Friday, July 11, 2008
"The Traditional Shops & Restaurants of London"
At an antique store in Pine Mountain last weekend, I came across one of the most charming little guidebooks I've seen in a while, "The Traditional Shops & Restaurants of London: A Guide to the Century-Old Establishments and New Classics" by Eugenia Bell. The publisher is channeling the spirit of Twining with this tea-tin looking cover, don't you think?
I'm waiting for the exchange rate to improve before I book a trip to London, but meanwhile I'll be reading and planning. Read almost any travel book about London and you are bound to stumble across something about tea. The book opens with a nice tea graphic, and I also found a few tidbits about two London department stores well-known for their teas, Fortnum and Mason and Harrods. Because I am currently well into reading a wonderful old biography of Queen Victoria, I was intrigued to read this about Harrods: "Charles Henry Harrod had a wholesale food and tea business in Stepney, East London, when he moved into a small shop in Knightsbridge in order to take advantage of the Great Exhibition crowds spilling into nearby Hyde Park in 1851." In the Vicky book, I have just finished reading about the splendid success of the Great Exhibition, the brainchild of Prince Albert. I would not have related this to the founding of Harrods if I hadn't been reading the old biography and the new shopping book at the same time.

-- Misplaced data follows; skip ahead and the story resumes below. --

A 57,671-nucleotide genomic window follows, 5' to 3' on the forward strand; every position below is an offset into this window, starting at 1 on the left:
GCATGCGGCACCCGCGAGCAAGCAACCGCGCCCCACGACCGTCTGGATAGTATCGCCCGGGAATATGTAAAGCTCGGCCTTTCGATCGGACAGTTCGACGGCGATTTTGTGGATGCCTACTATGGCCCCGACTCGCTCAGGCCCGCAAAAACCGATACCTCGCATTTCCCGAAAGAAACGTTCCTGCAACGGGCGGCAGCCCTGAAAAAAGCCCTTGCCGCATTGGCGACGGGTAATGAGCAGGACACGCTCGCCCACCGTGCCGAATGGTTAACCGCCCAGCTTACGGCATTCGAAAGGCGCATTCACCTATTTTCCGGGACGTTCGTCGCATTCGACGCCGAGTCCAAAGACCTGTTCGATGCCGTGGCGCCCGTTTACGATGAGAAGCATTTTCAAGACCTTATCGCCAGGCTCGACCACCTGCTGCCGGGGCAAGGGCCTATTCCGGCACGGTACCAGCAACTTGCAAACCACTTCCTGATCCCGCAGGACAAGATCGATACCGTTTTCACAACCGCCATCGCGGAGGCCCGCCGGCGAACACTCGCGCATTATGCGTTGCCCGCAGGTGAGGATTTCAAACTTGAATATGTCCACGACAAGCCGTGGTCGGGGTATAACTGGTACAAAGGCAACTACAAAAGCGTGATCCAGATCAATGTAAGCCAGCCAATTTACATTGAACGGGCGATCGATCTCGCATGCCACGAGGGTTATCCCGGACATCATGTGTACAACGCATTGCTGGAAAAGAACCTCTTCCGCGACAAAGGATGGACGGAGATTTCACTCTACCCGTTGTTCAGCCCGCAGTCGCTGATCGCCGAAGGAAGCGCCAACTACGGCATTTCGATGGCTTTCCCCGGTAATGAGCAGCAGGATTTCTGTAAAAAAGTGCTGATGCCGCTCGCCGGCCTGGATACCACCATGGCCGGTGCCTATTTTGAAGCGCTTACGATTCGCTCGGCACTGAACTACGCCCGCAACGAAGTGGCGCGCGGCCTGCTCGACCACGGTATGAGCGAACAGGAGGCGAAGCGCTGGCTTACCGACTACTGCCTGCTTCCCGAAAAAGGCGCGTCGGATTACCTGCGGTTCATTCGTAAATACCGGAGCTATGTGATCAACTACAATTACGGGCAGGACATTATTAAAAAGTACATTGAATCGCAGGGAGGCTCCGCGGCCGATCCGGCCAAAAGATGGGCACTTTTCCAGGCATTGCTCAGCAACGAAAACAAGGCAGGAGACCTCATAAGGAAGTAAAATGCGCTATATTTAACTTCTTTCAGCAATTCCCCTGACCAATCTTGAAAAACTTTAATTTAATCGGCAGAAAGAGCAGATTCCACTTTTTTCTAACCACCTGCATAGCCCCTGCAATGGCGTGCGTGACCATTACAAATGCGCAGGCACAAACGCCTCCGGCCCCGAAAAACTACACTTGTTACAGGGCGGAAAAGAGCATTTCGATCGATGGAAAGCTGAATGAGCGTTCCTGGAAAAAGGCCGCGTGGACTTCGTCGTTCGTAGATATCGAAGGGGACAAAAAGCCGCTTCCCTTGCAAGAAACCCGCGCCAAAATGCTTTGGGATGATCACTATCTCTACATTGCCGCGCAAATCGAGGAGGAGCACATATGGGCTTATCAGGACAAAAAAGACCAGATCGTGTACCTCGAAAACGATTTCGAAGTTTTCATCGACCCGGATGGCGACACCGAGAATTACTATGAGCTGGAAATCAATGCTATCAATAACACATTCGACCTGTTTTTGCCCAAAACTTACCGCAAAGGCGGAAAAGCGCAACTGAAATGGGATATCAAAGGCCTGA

And here's a final fun bit from the "Shops and Restaurants" book. I'll bet I'm not the only Anglophile who has wondered about that so-very-British word "bespoke." Well, in the section on the famous Savile Row district, known as London's "golden mile of tailoring," the author explains the term. "Bespoke dates to the seventeenth century, when tailors kept whole lengths of a particular cloth on their premises; when a customer chose a particular cloth, the entire bolt was said to have 'been spoken for.' Bespoke differs from 'made-to-measure' ... Bespoke, by contrast, requires more than twenty individual measurements and other shaping details to be taken before a suit is tailored." Won't that be fun to know the next time you're in London and see a gentleman in a "bespoke" suit sipping his Earl Grey?